Telemedicine Weight Loss Interventions During COVID-19 Prove Comparable to On-site Care

ObesityWeek 2021

ObesityWeek 2021: Weight loss support delivered via pandemic-driven telehealth resulted in clinically significant weight loss, report 2 different research teams.

Weight loss outcomes during the COVID-19 pandemic were similar for patients with overweight or obesity who had only telemedicine visits, had only in-person visits, and who had a combination of both, according to data presented at ObesityWeek 2021.

Researchers led by Chenel Morrison of Weill Cornell Medicine in New York were interested in how the rapid shift to telemedicine as a means of maintaining and expanding patient care would impact weight loss outcomes and weight management practices. They identified 516 charts eligible for review of patients who established care at the Weill Cornell Comprehensive Weight Control Center during September-November 2019 and May-July 2020.

After excluding patients who did not return for a follow-up visit within 6 ± 3 months or who were missing relevant data, 245 (47.5%) were included in their final analysis. Within this group, 69 presented for in-person visits only (in-person); 91 had video visits only (video); and 85 began the program in-person and switched to video visits later (hybrid).

In the in-person, video, and hybrid groups, median ages were 56, 49, and 49 years, respectively; baseline median weights were 98.9, 96.8, and 93.0 kg, also respectively.

After 6 months of follow-up Morrison et al report that the median percent weight loss was not significantly different among the 3 groups nor was there a significant difference in the proportion of each group that achieved weight loss of ≥5% (table).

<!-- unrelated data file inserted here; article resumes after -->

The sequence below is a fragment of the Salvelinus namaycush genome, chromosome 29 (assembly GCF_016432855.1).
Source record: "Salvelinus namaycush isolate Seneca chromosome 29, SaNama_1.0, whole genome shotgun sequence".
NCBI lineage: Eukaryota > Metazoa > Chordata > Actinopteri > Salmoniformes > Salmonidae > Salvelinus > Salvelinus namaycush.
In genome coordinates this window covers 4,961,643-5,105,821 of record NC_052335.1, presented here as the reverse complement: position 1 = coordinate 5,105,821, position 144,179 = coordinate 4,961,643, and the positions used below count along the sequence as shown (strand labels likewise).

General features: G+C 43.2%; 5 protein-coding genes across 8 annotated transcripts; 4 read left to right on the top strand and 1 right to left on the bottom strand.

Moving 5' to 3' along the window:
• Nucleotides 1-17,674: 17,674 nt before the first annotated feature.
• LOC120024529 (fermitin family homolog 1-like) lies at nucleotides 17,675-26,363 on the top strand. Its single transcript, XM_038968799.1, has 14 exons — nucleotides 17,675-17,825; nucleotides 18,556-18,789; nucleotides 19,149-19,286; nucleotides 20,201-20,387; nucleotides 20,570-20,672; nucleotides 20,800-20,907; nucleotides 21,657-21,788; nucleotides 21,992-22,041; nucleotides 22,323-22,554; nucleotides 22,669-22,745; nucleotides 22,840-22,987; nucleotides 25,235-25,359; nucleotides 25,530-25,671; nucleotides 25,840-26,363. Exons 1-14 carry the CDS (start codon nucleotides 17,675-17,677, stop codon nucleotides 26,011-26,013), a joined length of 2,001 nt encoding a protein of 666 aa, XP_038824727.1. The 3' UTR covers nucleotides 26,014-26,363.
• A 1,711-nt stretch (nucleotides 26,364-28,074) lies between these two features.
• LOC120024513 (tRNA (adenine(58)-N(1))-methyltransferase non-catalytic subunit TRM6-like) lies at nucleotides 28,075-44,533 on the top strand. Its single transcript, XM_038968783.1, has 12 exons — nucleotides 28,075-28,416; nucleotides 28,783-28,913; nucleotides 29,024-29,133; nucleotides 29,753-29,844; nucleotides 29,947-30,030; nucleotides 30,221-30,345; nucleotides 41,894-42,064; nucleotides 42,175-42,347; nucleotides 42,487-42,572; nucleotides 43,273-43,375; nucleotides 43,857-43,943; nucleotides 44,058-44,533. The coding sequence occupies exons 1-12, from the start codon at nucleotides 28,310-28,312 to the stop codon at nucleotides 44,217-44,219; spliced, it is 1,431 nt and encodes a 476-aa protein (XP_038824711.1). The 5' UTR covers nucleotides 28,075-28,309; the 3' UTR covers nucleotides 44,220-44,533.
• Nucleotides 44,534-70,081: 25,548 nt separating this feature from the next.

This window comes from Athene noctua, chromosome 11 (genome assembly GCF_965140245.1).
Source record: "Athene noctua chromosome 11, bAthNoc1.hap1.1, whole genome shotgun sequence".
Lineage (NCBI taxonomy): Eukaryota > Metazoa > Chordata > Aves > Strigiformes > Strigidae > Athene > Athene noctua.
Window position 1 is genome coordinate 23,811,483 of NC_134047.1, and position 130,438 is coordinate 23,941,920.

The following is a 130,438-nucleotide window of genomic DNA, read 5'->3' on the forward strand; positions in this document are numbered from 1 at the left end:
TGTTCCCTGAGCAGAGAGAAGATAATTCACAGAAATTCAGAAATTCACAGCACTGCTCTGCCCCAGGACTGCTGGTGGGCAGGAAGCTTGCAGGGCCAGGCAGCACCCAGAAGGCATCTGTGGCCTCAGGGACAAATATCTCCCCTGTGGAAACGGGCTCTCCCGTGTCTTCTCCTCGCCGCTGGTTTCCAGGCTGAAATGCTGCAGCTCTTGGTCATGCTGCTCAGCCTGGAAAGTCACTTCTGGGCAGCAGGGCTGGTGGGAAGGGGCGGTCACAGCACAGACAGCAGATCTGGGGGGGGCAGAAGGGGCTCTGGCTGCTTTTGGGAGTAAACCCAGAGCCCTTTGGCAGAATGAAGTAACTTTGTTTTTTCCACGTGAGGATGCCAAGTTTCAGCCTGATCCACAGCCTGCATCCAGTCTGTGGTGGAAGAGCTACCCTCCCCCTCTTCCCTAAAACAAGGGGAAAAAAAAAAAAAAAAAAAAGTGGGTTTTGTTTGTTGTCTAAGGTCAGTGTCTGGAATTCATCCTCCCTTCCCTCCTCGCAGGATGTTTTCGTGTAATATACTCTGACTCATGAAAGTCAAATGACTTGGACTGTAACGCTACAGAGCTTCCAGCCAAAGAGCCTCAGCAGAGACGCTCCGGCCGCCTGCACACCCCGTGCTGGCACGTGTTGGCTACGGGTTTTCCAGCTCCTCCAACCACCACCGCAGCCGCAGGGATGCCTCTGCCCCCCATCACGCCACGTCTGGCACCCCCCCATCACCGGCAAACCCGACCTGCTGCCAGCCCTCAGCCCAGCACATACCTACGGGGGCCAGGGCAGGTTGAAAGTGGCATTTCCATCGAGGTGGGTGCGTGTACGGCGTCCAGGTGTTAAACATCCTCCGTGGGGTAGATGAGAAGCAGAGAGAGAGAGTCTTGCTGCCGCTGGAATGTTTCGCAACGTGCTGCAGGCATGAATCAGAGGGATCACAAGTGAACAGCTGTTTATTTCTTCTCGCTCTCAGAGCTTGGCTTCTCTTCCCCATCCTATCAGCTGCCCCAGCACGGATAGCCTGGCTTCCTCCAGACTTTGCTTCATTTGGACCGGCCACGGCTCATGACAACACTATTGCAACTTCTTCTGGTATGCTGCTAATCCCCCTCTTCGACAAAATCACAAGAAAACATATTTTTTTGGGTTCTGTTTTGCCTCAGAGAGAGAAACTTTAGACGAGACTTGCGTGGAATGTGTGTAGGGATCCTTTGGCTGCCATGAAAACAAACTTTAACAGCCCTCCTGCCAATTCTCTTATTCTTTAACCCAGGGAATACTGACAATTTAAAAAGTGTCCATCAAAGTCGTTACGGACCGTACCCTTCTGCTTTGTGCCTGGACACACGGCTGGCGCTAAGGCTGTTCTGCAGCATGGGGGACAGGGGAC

The median number of visits over the 6-month follow-up was 4 for in-person and hybrid groups and 5 for the video cohort. Antiobesity medications were used in all groups with a median of 1 for the for the in-person group and 2 for the hybrid and video cohorts. The most common drugs prescribed were metformin (all groups) followed by semaglutide (in-person, video) or topiramate (hybrid).

Based on the comparable outcomes for the telemedicine-only group when compared to the in-person and hybrid visit groups the authors state that video-visits appear to be an effective component of a weight management strategy and require further exploration vs clinic visits.

Another group of investigators presenting at ObesityWeek 2021 came to similar conclusions after exploring the potential effect on weight loss of a “telemedically” delivered low-carbohydrate intervention with nutritional ketosis (NKI).

Led by Shaminie J. Athinarayanan, PhD, of Virta Health in San Francisco, this team identified 746 patients with BMI ≥25kg/m2 enrolled from January to March 2020 and treated for at least 1 year in the NKI program (pandemic cohort, PC) and a group of 699 patients who received 1 year of the NKI in the preceding years (enrolled in 2018) (pre-pandemic cohort, Pre-PC). The researchers assessed within- and between-group differences in 1-year weight loss. Age and baseline weight were similar for the groups.

Athinarayanan et al report weight loss of 7.2% in the PC cohort (-8.1±0.3 kg from baseline, p<.001) and loss of 8.4% in the Pre-PC cohort (-9.5±0.4 kg from baseline, p<.001) over 1 yr. Absolute weight and percentage of weight lost did not differ between the cohorts.

The efficacy of a very low carbohydrate intervention was comparable before and during the pandemic, they write, resulting in clinically significant weight loss. “Lifestyle changes and limited on-site treatment accessibility associated with [the] pandemic did not affect this intervention delivered telemedically.

Echoing Morrison et al, the investigators call for additional studies to assess factors associated with continued success of remote intervention during the pandemic.